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- Contains 2 oz of .9999 fine Silver.
- Packaged in a maroon clamshell box with a certificate of authenticity.
- Limited mintage of 2,500 coins.
- Obverse: Displays the effigy of Her Majesty Queen Elizabeth II.
- Reverse: The reverse image by Canadian artist Rebecca Yanovskaya is struck on an innovative undulated coin. The undulations give a unique sense of movement to the flag waving in the wind. On the left side of the field is the Peggy’s Point Lighthouse, situated at Peggy’s Cove, Nova Scotia. On the right side of the field is the pinnacle of the Peace Tower that rises above Center Block on Parliament Hill. Between the two is a detailed image of Kicking Horse Canyon in the picturesque British Columbia interior.
- Guaranteed by the Royal Canadian Mint.
A unique collectible and an incredible gift for coin lovers and enthusiasts looking for a Canadian commemorative. Add this 2019 Canada 2 oz The Fabric of Canada coin to your collection today!
Canada started exploring the idea of replacing Great Britain’s Royal Union Jack with its own flag in the late 1800s. Though the issue was taken up by formal committees over the decades that followed, the project always seemed to stall. In 1964, with Canada’s centennial just around the corner, Prime Minister Lester B. Pearson set up the committee that ultimately chose the now-famous red maple leaf on a white square. Queen Elizabeth II lent the design her formal proclamation on January 28, 1965, and it was inaugurated on February 15, 1965.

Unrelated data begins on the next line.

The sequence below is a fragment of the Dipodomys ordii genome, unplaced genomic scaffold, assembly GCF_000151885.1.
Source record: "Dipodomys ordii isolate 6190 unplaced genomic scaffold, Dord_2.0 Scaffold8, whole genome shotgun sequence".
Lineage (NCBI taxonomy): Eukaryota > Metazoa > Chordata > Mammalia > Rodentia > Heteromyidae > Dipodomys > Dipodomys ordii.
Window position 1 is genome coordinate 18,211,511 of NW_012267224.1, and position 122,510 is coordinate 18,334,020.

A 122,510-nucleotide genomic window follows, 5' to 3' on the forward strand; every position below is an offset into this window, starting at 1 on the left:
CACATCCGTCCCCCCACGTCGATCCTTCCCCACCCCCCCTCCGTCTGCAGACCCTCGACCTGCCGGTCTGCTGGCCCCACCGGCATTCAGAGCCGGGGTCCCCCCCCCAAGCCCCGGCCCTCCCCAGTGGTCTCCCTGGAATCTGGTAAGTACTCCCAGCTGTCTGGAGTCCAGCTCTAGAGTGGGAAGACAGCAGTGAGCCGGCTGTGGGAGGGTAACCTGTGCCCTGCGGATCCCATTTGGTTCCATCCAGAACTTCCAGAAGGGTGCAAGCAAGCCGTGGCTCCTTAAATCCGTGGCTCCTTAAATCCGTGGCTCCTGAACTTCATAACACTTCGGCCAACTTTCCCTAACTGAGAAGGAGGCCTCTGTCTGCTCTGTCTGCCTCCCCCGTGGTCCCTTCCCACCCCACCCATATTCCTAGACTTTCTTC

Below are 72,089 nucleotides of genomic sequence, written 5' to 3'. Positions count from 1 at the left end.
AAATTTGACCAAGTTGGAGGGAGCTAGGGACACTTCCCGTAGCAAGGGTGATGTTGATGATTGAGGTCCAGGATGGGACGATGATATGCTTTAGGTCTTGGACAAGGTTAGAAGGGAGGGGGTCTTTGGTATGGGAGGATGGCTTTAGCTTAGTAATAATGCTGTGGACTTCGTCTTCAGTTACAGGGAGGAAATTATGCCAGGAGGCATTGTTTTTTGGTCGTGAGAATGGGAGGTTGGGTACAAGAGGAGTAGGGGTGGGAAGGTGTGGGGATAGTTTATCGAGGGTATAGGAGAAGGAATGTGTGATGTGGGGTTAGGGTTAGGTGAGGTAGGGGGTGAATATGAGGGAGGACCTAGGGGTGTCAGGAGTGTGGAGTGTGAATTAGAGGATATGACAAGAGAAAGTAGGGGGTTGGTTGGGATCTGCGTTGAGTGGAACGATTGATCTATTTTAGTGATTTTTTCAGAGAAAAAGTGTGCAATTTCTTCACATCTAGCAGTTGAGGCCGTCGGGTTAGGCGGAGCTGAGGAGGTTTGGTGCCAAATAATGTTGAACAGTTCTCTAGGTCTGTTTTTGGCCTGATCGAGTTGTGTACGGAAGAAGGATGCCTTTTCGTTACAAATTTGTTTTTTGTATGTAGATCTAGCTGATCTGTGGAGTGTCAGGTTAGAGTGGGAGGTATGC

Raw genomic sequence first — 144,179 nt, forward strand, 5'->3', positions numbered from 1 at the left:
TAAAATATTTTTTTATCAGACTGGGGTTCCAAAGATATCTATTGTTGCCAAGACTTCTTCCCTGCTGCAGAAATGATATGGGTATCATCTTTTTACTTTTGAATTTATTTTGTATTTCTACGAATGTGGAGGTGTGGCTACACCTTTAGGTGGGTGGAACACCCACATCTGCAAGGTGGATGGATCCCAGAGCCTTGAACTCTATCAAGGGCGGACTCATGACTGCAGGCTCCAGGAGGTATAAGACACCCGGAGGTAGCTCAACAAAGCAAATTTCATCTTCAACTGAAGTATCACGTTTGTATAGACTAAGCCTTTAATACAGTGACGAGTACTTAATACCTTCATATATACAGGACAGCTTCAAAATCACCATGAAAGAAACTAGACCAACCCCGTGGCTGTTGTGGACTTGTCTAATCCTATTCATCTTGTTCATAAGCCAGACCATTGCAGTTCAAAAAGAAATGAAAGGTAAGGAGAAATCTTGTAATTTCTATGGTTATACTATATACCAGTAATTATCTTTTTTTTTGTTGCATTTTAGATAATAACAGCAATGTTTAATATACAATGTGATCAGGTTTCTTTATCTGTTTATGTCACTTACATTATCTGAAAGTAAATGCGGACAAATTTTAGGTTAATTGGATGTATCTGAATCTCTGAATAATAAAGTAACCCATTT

Canada’s flag has come to represent unity within diversity—a trait Canadians take great pride in. Canada became the first officially multicultural country in the world in 1971, recognizing diversity as the foundation of its national identity. This aspect of Canadian identity is protected by law not only in the Charter of Rights and Freedoms (1982) but also in the Canadian Multiculturalism Act (1988).
Today, more than 20% of Canadians are first-generation immigrants, representing the highest immigrant population among the G7 nations. From the shores of the Atlantic to the vast mountains of the Pacific Coast, diversity is a key thread running throughout the fabric of Canadian society.
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